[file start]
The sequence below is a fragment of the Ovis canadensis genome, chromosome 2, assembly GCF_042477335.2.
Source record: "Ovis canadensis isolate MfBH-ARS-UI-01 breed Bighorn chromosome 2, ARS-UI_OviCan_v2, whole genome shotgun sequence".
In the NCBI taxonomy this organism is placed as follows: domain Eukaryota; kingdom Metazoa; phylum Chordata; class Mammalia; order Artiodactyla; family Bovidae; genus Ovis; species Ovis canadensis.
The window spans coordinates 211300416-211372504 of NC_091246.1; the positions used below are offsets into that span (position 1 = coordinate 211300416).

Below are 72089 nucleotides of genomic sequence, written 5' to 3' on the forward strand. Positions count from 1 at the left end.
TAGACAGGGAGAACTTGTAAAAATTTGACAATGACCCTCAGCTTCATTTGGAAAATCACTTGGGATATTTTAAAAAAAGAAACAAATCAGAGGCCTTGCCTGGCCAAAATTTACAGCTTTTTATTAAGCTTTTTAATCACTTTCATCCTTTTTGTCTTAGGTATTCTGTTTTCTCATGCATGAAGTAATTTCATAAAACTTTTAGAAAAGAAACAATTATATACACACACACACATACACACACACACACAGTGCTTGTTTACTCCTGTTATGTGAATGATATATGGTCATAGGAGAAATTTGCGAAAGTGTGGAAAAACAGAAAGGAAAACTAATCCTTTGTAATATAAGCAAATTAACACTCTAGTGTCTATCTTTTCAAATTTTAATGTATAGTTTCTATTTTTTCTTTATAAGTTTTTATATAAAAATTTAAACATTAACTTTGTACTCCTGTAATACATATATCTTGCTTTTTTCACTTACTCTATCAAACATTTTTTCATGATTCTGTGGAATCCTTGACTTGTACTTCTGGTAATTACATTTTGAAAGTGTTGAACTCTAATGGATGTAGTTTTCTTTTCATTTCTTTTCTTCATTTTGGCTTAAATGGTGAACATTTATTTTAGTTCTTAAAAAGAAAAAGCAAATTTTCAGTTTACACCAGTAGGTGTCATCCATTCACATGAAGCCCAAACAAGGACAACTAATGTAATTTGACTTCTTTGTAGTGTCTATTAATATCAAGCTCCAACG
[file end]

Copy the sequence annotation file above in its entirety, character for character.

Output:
The sequence below is a fragment of the Ovis canadensis genome, chromosome 2, assembly GCF_042477335.2.
Source record: "Ovis canadensis isolate MfBH-ARS-UI-01 breed Bighorn chromosome 2, ARS-UI_OviCan_v2, whole genome shotgun sequence".
In the NCBI taxonomy this organism is placed as follows: domain Eukaryota; kingdom Metazoa; phylum Chordata; class Mammalia; order Artiodactyla; family Bovidae; genus Ovis; species Ovis canadensis.
The window spans coordinates 211300416-211372504 of NC_091246.1; the positions used below are offsets into that span (position 1 = coordinate 211300416).

Below are 72089 nucleotides of genomic sequence, written 5' to 3' on the forward strand. Positions count from 1 at the left end.
TAGACAGGGAGAACTTGTAAAAATTTGACAATGACCCTCAGCTTCATTTGGAAAATCACTTGGGATATTTTAAAAAAAGAAACAAATCAGAGGCCTTGCCTGGCCAAAATTTACAGCTTTTTATTAAGCTTTTTAATCACTTTCATCCTTTTTGTCTTAGGTATTCTGTTTTCTCATGCATGAAGTAATTTCATAAAACTTTTAGAAAAGAAACAATTATATACACACACACACATACACACACACACACAGTGCTTGTTTACTCCTGTTATGTGAATGATATATGGTCATAGGAGAAATTTGCGAAAGTGTGGAAAAACAGAAAGGAAAACTAATCCTTTGTAATATAAGCAAATTAACACTCTAGTGTCTATCTTTTCAAATTTTAATGTATAGTTTCTATTTTTTCTTTATAAGTTTTTATATAAAAATTTAAACATTAACTTTGTACTCCTGTAATACATATATCTTGCTTTTTTCACTTACTCTATCAAACATTTTTTCATGATTCTGTGGAATCCTTGACTTGTACTTCTGGTAATTACATTTTGAAAGTGTTGAACTCTAATGGATGTAGTTTTCTTTTCATTTCTTTTCTTCATTTTGGCTTAAATGGTGAACATTTATTTTAGTTCTTAAAAAGAAAAAGCAAATTTTCAGTTTACACCAGTAGGTGTCATCCATTCACATGAAGCCCAAACAAGGACAACTAATGTAATTTGACTTCTTTGTAGTGTCTATTAATATCAAGCTCCAACG